Aggregates + Event Sourcing distilled

I have been following the excellent BTW podcast and thinking a lot about CQRS and Event Sourcing. Inspired by Greg Youngs lecture on Functional Programming with DDD I have tried to distill what is the minimal things I need to implement an Aggregate with Event Sourcing in Java. In this blog post I will focus on the command side of things. The purpose here is to explain Event Sourcing in a way that is easy to understand without any unnecessary overhead.

If you want to get directly to the example code it is available at GitHub.

A simple domain

To start we need a minimal domain that is simple to understand, but still interesting enough to be challanging. Udi Dahan has said many times that CQRS should only be used in a collaborative domain. Since I really enjoy developing games a really simple game that came to mind was rock-paper-scissors.

To keep it really simple the game only has two commands:

  • Player 1: Create game and make first move
  • Player 2: Make move

The business rules:

  • The players of a game must be different
  • When the second player has moved no more moves can be made
  • When the second player has moved either it is a tie or one of the players is declared winner

I will save queries and projections for another time.


To implement command processing I need the following pieces:

  • Commands which request that something should happen, ie some state change
  • Events which indicate that something has happened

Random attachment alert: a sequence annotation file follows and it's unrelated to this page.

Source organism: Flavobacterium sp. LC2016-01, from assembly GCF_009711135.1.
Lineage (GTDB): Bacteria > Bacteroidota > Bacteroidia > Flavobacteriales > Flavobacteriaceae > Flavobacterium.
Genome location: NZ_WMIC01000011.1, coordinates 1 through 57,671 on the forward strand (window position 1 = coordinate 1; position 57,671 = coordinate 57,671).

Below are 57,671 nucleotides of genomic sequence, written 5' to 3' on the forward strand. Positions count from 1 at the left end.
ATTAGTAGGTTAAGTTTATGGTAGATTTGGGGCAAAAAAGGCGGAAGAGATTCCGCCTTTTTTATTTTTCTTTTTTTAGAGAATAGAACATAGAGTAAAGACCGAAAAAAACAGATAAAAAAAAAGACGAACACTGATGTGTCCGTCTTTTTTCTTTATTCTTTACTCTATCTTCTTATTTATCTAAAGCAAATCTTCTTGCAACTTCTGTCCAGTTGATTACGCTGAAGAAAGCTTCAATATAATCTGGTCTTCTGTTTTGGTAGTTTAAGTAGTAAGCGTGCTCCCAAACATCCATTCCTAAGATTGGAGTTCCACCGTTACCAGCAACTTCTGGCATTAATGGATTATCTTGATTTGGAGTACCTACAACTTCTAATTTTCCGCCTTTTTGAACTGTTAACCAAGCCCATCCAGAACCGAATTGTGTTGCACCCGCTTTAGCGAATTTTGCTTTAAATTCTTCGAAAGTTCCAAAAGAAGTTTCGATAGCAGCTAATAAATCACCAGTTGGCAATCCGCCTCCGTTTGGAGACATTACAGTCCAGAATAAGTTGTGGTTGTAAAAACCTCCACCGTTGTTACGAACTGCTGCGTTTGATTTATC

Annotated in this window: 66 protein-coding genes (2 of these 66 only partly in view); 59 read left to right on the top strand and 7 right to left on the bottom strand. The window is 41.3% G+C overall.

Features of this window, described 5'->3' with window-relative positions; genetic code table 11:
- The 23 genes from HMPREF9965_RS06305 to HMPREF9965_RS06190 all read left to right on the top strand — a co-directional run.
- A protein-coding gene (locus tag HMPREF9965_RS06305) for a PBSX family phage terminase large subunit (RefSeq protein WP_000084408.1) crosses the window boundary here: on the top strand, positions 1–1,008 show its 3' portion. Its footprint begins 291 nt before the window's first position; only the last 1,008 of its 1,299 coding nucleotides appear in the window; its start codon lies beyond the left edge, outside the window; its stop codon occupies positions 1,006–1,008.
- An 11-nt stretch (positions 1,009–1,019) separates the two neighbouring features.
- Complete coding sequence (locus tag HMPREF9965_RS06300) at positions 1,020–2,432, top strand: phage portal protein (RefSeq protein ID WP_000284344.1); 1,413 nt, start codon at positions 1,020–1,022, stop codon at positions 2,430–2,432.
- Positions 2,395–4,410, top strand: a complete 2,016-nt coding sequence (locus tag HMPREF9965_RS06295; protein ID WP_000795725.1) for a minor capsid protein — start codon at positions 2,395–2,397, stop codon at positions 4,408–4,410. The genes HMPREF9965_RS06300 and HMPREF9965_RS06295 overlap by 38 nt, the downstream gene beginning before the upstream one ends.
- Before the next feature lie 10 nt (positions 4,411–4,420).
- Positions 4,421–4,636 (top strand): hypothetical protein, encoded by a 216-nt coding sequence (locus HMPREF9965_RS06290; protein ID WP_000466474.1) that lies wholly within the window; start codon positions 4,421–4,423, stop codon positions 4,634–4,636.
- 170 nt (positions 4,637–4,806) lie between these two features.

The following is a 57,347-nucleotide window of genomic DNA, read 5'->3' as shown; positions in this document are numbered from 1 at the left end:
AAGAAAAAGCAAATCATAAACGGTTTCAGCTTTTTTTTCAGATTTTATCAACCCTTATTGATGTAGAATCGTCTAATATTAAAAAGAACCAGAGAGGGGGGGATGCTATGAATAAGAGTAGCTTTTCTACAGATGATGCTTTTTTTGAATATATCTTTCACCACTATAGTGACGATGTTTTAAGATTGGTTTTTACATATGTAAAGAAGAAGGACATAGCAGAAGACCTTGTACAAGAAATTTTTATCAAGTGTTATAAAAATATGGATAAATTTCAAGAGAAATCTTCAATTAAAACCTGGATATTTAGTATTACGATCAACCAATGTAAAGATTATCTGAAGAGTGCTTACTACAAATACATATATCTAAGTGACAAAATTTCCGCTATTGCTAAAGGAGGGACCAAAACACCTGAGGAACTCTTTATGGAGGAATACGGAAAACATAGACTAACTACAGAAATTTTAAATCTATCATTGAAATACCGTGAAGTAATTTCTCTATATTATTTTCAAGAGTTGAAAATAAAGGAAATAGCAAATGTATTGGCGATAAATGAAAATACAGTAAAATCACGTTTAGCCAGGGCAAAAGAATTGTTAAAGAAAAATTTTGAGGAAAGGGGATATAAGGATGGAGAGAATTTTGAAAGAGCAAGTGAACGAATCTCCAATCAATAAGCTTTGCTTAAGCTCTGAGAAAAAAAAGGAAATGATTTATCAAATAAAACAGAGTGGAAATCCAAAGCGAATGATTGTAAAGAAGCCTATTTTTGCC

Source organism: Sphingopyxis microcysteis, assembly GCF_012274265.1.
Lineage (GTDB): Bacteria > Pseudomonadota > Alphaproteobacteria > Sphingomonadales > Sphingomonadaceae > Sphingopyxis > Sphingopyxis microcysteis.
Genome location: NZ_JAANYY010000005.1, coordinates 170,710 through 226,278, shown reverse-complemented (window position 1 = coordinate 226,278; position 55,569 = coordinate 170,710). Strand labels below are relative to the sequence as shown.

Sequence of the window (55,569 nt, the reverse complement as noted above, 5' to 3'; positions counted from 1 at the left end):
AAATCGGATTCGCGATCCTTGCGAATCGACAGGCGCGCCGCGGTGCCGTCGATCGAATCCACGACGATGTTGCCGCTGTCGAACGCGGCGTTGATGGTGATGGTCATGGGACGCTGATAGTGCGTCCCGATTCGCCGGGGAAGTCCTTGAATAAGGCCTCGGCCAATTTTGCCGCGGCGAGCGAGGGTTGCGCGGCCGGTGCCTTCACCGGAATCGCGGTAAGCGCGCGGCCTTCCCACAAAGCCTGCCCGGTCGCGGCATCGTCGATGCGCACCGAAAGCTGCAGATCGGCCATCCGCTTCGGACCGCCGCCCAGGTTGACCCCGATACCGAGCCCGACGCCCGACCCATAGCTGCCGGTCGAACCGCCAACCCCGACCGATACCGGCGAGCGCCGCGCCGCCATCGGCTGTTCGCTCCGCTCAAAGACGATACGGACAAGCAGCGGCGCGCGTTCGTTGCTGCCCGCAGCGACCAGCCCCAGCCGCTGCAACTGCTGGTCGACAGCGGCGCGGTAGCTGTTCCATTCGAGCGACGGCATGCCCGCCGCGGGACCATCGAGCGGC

• Aggregates that handles Commands and generates Events based on the current state
  • Event store which stores all events that has happened
  • Application services that receives Commands and routes it to the appropriate aggregate

I want all updates to the aggregate to be consistent, which I implement by processing all commands sent to an aggregate serially using optimistic locking. This is consistent with Eric Evans view of aggregates. In fact, the extent of the aggregate is defined by the amount of data that is updated consistently. A Command is always sent to a single Aggregate.

I have the following commands:

  • CreateGameCommand(UUID gameId, String playerEmail, Move move)
  • MakeMoveCommand(UUID gameId, String playerEmail, Move move)

CreateGameCommand always generate these events:

  • GameCreatedEvent(UUID gameId, String playerEmail)
  • MoveDecidedEvent(UUID gameId, String playerEmail, Move move)

MakeMoveCommand also generate a MoveDecidedEvent and depending who wins one of the following events is generated:

  • GameWonEvent(UUID gameId, String winnerEmail, String loserEmail)